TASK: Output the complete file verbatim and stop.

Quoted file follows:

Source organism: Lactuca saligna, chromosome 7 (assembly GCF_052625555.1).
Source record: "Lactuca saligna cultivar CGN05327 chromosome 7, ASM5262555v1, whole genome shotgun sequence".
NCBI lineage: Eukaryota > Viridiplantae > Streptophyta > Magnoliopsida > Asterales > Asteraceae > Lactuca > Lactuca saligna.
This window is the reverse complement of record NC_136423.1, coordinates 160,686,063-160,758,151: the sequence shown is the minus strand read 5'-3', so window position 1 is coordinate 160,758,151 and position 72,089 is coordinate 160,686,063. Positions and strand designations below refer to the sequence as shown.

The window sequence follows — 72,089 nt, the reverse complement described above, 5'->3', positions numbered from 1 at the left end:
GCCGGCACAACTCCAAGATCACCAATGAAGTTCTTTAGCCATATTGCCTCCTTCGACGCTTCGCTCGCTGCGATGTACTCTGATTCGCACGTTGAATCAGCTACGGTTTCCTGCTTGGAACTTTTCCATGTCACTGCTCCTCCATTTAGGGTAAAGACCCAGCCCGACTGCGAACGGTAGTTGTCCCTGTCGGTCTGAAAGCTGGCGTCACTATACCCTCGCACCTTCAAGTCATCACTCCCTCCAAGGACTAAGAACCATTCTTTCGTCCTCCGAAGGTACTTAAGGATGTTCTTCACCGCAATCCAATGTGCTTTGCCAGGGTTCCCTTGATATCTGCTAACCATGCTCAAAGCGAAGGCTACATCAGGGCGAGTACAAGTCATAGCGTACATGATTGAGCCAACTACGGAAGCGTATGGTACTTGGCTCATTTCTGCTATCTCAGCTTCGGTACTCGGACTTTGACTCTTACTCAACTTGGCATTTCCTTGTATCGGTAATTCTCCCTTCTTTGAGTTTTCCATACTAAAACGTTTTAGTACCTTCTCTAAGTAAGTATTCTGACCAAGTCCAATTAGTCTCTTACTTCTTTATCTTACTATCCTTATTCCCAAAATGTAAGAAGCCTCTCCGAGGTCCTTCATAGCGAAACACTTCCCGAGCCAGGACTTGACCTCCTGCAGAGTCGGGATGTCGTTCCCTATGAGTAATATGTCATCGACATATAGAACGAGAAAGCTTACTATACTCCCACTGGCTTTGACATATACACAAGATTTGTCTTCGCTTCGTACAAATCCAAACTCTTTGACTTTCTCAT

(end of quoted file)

Source organism: Lactuca saligna, chromosome 7 (assembly GCF_052625555.1).
Source record: "Lactuca saligna cultivar CGN05327 chromosome 7, ASM5262555v1, whole genome shotgun sequence".
NCBI lineage: Eukaryota > Viridiplantae > Streptophyta > Magnoliopsida > Asterales > Asteraceae > Lactuca > Lactuca saligna.
This window is the reverse complement of record NC_136423.1, coordinates 160,686,063-160,758,151: the sequence shown is the minus strand read 5'-3', so window position 1 is coordinate 160,758,151 and position 72,089 is coordinate 160,686,063. Positions and strand designations below refer to the sequence as shown.

The window sequence follows — 72,089 nt, the reverse complement described above, 5'->3', positions numbered from 1 at the left end:
GCCGGCACAACTCCAAGATCACCAATGAAGTTCTTTAGCCATATTGCCTCCTTCGACGCTTCGCTCGCTGCGATGTACTCTGATTCGCACGTTGAATCAGCTACGGTTTCCTGCTTGGAACTTTTCCATGTCACTGCTCCTCCATTTAGGGTAAAGACCCAGCCCGACTGCGAACGGTAGTTGTCCCTGTCGGTCTGAAAGCTGGCGTCACTATACCCTCGCACCTTCAAGTCATCACTCCCTCCAAGGACTAAGAACCATTCTTTCGTCCTCCGAAGGTACTTAAGGATGTTCTTCACCGCAATCCAATGTGCTTTGCCAGGGTTCCCTTGATATCTGCTAACCATGCTCAAAGCGAAGGCTACATCAGGGCGAGTACAAGTCATAGCGTACATGATTGAGCCAACTACGGAAGCGTATGGTACTTGGCTCATTTCTGCTATCTCAGCTTCGGTACTCGGACTTTGACTCTTACTCAACTTGGCATTTCCTTGTATCGGTAATTCTCCCTTCTTTGAGTTTTCCATACTAAAACGTTTTAGTACCTTCTCTAAGTAAGTATTCTGACCAAGTCCAATTAGTCTCTTACTTCTTTATCTTACTATCCTTATTCCCAAAATGTAAGAAGCCTCTCCGAGGTCCTTCATAGCGAAACACTTCCCGAGCCAGGACTTGACCTCCTGCAGAGTCGGGATGTCGTTCCCTATGAGTAATATGTCATCGACATATAGAACGAGAAAGCTTACTATACTCCCACTGGCTTTGACATATACACAAGATTTGTCTTCGCTTCGTACAAATCCAAACTCTTTGACTTTCTCAT